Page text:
wont /ˈwɔnt, ˈwont ||ˈwʌnt, ˈwɑnt/
Wont, v. t. To accustom; -- used reflexively.
Wont a. Using or doing customarily; accustomed; habituated; used. “As he was wont to go.”
If the ox were wont to push with his horn. --Ex. xxi. 29.
Wont, n. Custom; habit; use; usage.
They are . . . to be called out to their military motions, under sky or covert, according to the season, as was the Roman wont. --Milton.
From childly wont and ancient use. --Cowper.
Wont, v. i. [imp. Wont, p. p. Wont, or Wonted; p. pr. & vb. n. Wonting.] To be accustomed or habituated; to be used.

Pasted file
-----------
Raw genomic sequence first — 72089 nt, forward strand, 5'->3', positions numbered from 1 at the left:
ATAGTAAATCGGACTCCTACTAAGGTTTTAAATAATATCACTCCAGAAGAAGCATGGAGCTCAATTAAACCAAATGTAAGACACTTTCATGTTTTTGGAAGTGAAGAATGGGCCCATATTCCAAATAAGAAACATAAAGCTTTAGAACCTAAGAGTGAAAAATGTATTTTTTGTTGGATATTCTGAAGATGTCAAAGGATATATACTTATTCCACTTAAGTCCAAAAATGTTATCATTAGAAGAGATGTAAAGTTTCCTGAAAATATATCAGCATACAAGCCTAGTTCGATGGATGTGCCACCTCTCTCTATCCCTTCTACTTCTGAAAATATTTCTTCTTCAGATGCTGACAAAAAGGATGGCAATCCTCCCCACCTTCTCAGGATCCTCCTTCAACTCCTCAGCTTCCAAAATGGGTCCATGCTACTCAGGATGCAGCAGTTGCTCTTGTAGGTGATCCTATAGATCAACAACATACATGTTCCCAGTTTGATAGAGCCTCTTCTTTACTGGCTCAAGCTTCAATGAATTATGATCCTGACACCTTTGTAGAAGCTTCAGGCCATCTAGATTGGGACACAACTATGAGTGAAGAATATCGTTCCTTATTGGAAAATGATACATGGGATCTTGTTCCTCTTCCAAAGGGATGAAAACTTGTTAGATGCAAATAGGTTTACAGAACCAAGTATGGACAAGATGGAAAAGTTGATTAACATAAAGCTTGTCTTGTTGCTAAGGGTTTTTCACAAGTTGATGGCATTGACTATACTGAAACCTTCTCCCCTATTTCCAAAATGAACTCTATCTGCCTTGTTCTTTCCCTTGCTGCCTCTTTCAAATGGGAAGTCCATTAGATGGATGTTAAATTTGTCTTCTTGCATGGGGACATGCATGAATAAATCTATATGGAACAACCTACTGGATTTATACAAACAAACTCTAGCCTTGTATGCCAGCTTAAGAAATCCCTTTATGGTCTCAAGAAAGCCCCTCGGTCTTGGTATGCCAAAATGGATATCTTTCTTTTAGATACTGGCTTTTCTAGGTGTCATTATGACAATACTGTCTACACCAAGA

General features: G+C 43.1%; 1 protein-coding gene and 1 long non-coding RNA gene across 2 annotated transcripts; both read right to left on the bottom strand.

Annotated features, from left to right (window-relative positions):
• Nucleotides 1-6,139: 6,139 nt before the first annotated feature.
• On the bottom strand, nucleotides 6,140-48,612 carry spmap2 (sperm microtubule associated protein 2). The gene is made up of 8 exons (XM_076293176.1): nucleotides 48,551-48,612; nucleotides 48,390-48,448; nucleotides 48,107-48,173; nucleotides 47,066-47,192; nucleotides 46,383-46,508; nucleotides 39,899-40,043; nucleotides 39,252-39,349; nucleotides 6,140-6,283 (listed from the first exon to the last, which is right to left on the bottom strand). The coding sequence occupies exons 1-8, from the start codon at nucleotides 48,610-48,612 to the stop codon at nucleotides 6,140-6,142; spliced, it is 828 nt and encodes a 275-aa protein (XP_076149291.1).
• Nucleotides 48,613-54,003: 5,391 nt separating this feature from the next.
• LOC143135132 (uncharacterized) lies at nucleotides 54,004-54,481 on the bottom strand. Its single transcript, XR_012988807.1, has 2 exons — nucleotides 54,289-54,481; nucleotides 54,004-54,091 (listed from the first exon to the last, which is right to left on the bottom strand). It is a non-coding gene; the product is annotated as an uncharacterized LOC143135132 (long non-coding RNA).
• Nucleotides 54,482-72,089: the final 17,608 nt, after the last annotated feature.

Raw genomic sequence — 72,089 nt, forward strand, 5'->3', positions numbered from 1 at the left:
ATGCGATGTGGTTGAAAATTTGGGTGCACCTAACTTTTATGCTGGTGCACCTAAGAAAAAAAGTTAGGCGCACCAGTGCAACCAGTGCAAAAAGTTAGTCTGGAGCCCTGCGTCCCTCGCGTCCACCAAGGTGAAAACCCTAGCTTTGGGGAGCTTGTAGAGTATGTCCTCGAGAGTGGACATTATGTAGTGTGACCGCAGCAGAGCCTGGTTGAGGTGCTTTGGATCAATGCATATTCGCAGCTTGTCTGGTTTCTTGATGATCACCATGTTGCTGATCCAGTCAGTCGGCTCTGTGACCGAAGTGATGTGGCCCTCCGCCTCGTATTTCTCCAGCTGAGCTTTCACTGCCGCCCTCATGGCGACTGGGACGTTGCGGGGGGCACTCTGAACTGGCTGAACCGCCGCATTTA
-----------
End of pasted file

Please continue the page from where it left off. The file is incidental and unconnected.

A yearly solemn feast she wont to make. --Spenser.
n 1: an established custom; "it was their habit to dine at 7
every evening" [syn: habit]
2: a pattern of behavior acquired through frequent repetition;
"she had a habit twirling the ends of her hair"; "long use
had hardened him to it" [syn: habit, use]